Echiodon atopus , M. Eric Anderson, 2005

M. Eric Anderson, 2005, Description of a new species of Echiodon (Teleostei: Carapidae) from the South Atlantic Ocean., Zootaxa 809, pp. 1-5: 2-4

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Echiodon atopus

new species

Echiodon atopus  ZBK  , new species

(Figs. 1-2)

Holotype: USNM 380406 (male, 176 mm TL), north of Inaccessible Island ; RVIB NATHANIEL B. PALMER sta. 91/OT 60 ; 37° 16.1'S, 12° 42.2'W to 37° 16.6'S, 12° 43.1'W; 10 m otter trawl; 0- 139 m; 19:49- 20:06 hr; 9 July 2004.GoogleMaps 

Diagnosis. A species of Echiodon  ZBK  as defined by Markle and Olney (1990), with the following combination of characters: PCV 38; D30 46; A30 46; ARDO 7; P1 18; posterior swim bladder tunic ridges ventral.

Description. Meristics: PCV 38; D30 46; A30 46; P1 18; ARDO 7; DRAO 0; MAO 7; MDO 8; VAO 6; VDO 8; VPB 6; IO 8; SO 5; LT 3; MD 5; POP 2; ST 2; branchiostegal rays 7. Proportions as percent HL: body depth 48.8; bony interorbital width 13.7; eye diameter 20.3; head depth 48.8; head width 34.3; lower jaw length 52.0; upper-jaw length 46.4; prepectoral length 96.4; preanal length 118.1; predorsal length 129.3; pectoral-fin length 65.2; snout length 17.0; distance snout to anus 111.8.

Head elongate-ovoid; eye circular, entering dorsal profile of head when viewed laterally. Cephalic pores small, rounded, difficult to observe, pored lateral line mediolateral, extending posteriorly to anterior quarter of tail; pores becoming more widely spaced posteriad. No sensory papillae on head or along seismosensory canals. First gill arch with three elongate, tooth pads on upper limb, three slender, developed rakers and four rounded, toothed pads on lower limb. Posterior portion of maxilla unsheathed. Dorsal portion of gill opening extending forward about 3/4 eye diameter. Branchiostegal membrane free of isthmus, joined on vertical about 1 1/2 eye diameters posterior to rear margin of eye. Single enlarged caniniform tooth near symphysis in premaxilla, dentary with two. Vomer with three smaller canines in a row surrounded by 25 tiny denticles. Palatine teeth in four irregular rows anteriorly blending into single, posterior row. Outer flap of upper lip at symphysis with single, furcate, ventrally-directed lobe fused to a broad, inner flange with a larger, conical lobe on either side. Dorsal-fin origin one eye diameter posterior to vertical through anal-fin origin. Posterior swim bladder constricted, with ventral tunic ridges as illustrated for E. dentatus (Cuvier)  by Markle and Olney (1990, fig. 35).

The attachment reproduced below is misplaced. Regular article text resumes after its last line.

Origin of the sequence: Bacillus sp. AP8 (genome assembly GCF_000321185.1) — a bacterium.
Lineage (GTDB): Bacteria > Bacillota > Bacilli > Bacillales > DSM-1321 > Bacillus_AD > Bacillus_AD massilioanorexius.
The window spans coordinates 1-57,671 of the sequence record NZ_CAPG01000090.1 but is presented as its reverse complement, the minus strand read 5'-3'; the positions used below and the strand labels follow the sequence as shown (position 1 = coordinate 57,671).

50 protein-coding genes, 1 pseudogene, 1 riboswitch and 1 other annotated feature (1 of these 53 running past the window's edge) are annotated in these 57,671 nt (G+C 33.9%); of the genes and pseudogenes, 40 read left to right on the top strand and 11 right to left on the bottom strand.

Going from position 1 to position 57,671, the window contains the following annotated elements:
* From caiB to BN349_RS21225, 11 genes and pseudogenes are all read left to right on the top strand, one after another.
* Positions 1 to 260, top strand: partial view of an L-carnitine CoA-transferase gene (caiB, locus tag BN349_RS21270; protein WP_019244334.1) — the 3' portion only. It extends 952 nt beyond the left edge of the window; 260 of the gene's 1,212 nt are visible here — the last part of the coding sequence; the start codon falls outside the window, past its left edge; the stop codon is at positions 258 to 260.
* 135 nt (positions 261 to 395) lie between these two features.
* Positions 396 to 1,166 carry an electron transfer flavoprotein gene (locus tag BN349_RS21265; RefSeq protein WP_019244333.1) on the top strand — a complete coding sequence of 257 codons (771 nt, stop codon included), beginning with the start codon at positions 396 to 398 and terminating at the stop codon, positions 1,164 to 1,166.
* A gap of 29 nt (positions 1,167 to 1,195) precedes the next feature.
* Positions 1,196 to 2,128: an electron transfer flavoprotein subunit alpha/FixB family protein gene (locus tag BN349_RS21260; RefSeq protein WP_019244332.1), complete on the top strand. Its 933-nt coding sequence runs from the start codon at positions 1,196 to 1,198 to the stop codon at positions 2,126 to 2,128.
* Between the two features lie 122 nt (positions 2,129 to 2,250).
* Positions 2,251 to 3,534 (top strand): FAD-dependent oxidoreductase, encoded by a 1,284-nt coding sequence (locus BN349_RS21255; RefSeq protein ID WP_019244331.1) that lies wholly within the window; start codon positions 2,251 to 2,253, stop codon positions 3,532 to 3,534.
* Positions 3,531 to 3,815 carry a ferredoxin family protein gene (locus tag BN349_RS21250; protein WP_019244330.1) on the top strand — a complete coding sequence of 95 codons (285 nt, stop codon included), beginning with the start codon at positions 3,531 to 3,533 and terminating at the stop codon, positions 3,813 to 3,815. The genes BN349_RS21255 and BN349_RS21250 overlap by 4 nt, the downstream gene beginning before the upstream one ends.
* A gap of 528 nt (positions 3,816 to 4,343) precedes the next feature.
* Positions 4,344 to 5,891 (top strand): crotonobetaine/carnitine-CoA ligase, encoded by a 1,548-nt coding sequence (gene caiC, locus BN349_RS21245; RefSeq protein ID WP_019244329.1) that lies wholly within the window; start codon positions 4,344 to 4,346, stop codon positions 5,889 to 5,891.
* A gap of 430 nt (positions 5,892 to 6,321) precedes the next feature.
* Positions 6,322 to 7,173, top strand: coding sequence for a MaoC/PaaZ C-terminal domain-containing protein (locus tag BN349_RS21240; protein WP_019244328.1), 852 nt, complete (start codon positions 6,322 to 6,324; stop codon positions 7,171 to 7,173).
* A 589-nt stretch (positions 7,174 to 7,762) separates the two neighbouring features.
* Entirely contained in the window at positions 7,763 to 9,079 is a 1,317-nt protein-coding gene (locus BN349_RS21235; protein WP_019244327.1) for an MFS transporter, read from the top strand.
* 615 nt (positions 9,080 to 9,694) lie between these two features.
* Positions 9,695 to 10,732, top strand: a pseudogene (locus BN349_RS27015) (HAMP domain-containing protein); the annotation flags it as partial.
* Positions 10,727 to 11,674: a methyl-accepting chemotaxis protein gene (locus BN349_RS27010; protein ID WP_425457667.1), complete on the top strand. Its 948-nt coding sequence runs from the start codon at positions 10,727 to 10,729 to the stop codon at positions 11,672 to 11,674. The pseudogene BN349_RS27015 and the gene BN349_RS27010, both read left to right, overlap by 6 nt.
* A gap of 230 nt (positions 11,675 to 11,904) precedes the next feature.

Fresh coloration silvery blue, with fine, scattered melanophores. These are denser on dorsum than ventrally, except on tail, and form chevron patterns outlining myomeres on body posteriorly to middle of tail. Abdomen and eye dark blue. Peritoneum, stomach, lining of orobranchial chamber, including tongue and gill bars, black.

Etymology. From the Greek atopos, (out of place) in reference to my original expectation that the specimen was Echiodon cryomargarites  ZBK  and its subsequent identification.

Comparisons. Markle and Olney’s (1990) zoogeographic analysis of Echiodon  ZBK  revealed three distributional patterns that they hypothesized resulted from species radiation of an outer-shelf Indo-West Pacific ancestor. These are: 1) North Atlantic; 2) austral; and 3) a largely boreal temperate/subtropical group that includes the austral E. cryomargarites  ZBK  . Echiodon atopus  ZBK  is close to the austral E. neotes Markle and Olney  ZBK  1990 and E. rendahli (Whitley)  and seems to fit in that clade, although its larvae are unknown (Williams and Machida 1992). It differs from E. neotes  ZBK  in its significantly higher D30 count (38 in E. neotes  ZBK  vs 46 in E. atopus  ZBK  ), more precaudal vertebrae (35 in E. neotes  ZBK  vs 38), ventral swim bladder tunic ridges (vs. lateral ridges in E. neotes  ZBK  ) and lack of the larval vexillum, although the latter character is difficult to evaluate in the one known specimen of E. neotes  ZBK  . Echiodon atopus  ZBK  differs from E. rendahli  in its A30 count (37-38 in E. rendahli  vs 46 in E. atopus  ZBK  ), greater number of anal-fin rays anterior to the dorsal-fin origin (0-4 in E. rendahli  vs 7) and greater number of precaudal vertebrae (31-35 in E. rendahli  vs 38). Finally, E. atopus  ZBK  differs from all other congeners in its equal D30 and A30 counts, although, owing to variability in fin-ray anatomy in ophidiiform fishes, this should not be expected to endure as a diagnostic character for the species when more specimens are found.


USA, Washington D.C., National Museum of Natural History, [formerly, United States National Museum]